The recently released Pew Research Center’s Annual Report on American Journalism, “The State of the News Media 2013”, finds that the power of journalism continues to shrink as the news industry continues to cut jobs and news coverage. In fact, estimates for the decline in newsroom employment – at newspapers – in 2012 is down 30 percent since its peak in 2000.
So, I opened up a can of comments after my last post, “The Sustainable Tourism Equation.”
In that post, I attempted to convey the indisputable fact that in order for Adirondack communities to benefit economically from any increased tourism activity (resulting from increased marketing), those communities have to have cash registers in place to collect the money. If there’s no place to buy anything in a town (retail, restaurant, attraction, lodging), the visitors can’t contribute to the economy there. In other words, marketing is just part of the overall equation.
Marketing alone is not the solution to the sustainable tourism problem.
In a recent post by NCPR’s Brian Mann, he revisits the idea that there is a lack of a coordinated tourism marketing effort for the Adirondacks. He cites the “balkanization” of the region, “with no central governing organization to shape how and where dollars are spent”.
The state acquisition of 69,000 acres of the former Finch Pruyn lands in the Adirondack Park has spurred much discussion. I thought I’d chime in from a tourism perspective.
In general, the purchase will ultimately mean public access to incredible natural resources for recreational activity. Or, according to a press release from Governor Cuomo’s office on August 5th, “Opening these lands to public use and enjoyment for the first time in 150 years will provide extraordinary new outdoor recreational opportunities, increase the number of visitors to the North Country and generate additional tourism revenue.”
I applaud the Governor’s office and their efforts, and appreciate » Continue Reading.
I know this for a number of reasons; my two-wheeled vehicles are all tuned up and at the ready, the shoes piled near the door at my house are primarily open-toed, my golf clubs live permanently in the trunk of my car, I have at least one patch of poison ivy on my arm, and of course, the ratio of regional events per day has increased dramatically.
As a destination marketing organization (DMO) communicator, I’ve said it before: outdoor recreational opportunities; hiking, biking, paddling and the like are what draw visitors to the region. So how do events fit into the tourism equation?
April in the Adirondacks is…..well…quiet. As far as tourism activity, it traditionally represents the transition month between winter/ski season and the beginning of summer travel. It’s also a time when many north country folk head south for vacation, coinciding with school breaks. Lake Placid welcomes its share of conference attendees in April, but by May the whole region sees more visitors arriving to hike, bike, paddle and fish.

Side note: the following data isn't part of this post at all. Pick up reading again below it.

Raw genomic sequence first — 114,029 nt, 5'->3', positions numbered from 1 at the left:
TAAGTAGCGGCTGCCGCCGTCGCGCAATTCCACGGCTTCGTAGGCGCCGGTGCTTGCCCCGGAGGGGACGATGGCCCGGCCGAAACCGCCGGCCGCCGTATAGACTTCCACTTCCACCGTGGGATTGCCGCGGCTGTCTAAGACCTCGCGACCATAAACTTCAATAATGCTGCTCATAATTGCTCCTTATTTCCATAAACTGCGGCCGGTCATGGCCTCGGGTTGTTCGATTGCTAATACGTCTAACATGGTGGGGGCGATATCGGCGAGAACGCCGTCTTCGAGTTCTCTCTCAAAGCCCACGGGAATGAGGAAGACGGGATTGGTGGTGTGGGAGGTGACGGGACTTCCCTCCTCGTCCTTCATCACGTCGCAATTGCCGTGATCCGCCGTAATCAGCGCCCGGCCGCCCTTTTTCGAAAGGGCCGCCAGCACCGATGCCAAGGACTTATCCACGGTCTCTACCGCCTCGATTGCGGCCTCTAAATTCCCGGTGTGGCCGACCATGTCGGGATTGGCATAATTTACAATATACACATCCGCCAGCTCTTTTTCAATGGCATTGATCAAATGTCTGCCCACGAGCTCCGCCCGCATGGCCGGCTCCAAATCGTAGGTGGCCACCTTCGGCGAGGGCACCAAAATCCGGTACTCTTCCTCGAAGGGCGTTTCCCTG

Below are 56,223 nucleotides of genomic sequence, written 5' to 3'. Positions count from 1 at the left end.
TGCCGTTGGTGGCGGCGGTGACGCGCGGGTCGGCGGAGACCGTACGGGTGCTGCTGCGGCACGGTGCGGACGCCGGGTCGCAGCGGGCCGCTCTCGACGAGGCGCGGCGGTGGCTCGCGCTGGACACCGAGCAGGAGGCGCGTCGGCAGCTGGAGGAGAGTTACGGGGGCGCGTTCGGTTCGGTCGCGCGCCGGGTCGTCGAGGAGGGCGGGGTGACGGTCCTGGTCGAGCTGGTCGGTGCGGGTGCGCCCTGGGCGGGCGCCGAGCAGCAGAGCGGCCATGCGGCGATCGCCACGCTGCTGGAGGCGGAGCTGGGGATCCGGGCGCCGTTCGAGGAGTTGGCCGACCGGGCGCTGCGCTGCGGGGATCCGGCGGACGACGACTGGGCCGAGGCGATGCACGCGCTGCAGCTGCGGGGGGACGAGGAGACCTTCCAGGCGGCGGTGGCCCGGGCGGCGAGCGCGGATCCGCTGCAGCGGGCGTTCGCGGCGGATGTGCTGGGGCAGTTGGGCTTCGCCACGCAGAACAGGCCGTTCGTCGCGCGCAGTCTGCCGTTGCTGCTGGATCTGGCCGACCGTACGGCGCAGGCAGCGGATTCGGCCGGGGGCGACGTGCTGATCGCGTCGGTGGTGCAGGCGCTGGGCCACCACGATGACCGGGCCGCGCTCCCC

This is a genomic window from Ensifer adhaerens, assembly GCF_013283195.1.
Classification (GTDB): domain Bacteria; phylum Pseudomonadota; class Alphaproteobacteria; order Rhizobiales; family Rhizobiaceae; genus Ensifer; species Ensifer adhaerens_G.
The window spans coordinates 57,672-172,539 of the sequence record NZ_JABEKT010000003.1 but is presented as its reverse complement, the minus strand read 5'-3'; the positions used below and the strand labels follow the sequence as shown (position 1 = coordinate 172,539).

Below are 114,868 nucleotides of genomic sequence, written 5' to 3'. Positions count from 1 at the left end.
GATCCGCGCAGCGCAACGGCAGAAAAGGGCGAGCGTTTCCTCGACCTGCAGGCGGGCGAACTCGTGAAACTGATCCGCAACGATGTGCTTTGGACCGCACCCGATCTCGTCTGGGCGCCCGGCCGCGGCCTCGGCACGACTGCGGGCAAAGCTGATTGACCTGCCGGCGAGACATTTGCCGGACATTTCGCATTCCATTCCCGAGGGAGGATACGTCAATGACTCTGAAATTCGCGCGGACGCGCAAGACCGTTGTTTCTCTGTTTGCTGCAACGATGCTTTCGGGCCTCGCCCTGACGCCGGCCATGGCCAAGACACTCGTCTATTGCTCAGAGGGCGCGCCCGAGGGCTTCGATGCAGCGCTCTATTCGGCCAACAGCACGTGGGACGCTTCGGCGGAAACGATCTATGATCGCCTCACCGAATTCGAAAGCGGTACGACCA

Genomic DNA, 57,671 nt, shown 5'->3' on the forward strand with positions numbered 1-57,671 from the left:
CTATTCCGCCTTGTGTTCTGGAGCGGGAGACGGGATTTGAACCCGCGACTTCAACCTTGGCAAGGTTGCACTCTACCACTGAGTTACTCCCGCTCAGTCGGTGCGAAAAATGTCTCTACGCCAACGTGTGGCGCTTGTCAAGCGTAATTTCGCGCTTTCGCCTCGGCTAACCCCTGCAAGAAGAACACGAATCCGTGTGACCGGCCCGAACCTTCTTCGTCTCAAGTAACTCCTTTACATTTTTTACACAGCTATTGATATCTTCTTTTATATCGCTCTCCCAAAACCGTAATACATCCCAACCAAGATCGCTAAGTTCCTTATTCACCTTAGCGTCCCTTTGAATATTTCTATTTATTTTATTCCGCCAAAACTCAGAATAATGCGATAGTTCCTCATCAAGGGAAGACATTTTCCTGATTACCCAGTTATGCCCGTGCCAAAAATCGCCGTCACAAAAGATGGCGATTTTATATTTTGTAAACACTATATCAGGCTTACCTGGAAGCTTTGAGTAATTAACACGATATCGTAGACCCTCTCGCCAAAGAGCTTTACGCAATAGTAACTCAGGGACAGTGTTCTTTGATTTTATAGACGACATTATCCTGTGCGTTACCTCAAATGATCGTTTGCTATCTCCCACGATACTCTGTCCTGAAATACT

To me, it’s also a good time to ramp up for the busy season; develop content, fine-tune promotional schedules, and to conduct some online social media experiments.
I’m actually somewhat of a traitor, living in neighboring Moriah. But since our two schools were in different sports leagues (based on enrollment), the people of Westport do continue to welcome me for reunions and the like. (Now, if I lived in Elizabethtown, we’d be having a whole different conversation.) It occurred to me long ago that our Adirondack community rivalries embed themselves early via friendly competition on soccer, baseball and football fields. As » Continue Reading.
Mother Nature has handed us a smorgasbord of weather so far this winter, with wildly fluctuating temperatures and at least 14 types of precipitation. We haven’t got a contract with her; and I am confident that the usual blanket of snow will arrive just a little bit later than expected this year.
Of course, I’m no meteorologist; maybe it won’t.I’m not going to talk about climate change. It’s a fact; and though it might not completely eradicate what we now consider typical winter recreation in the Adirondacks for decades, these weather fluctuations WILL be a factor from now on.
As a » Continue Reading.
Ah, the transition to a new year. To many, it means participating in the frenzy of shopping and cooking and parties that mark the season. To me, it also means that I’ve got a couple of weeks to finalize plans for 2012, and to reflect on the previous twelve months while “business as usual” takes a break.
That reflection, I should mention, is somewhat involuntary, as I am required to submit final communication department reports. But, like those piano lessons I hated taking as a kid, I’m glad now that I was forced to do it. The stats and activities that » Continue Reading.
There continues to be much discussion throughout the region centering around the topic of the Adirondack “brand”. As the destination marketing organization for a huge chunk of the Adirondacks, I thought we’d chime in, too. And we bring good news! There is clear evidence that “Adirondacks” does, indeed, mean something to potential visitors.
The basic premise of the various comments is that the Adirondacks need a consolidated brand to compete in the marketplace with established brand concepts like those that exist for Vermont and Maine.
We wholeheartedly agree.The word brand is an overused term and is usually confused in general » Continue Reading.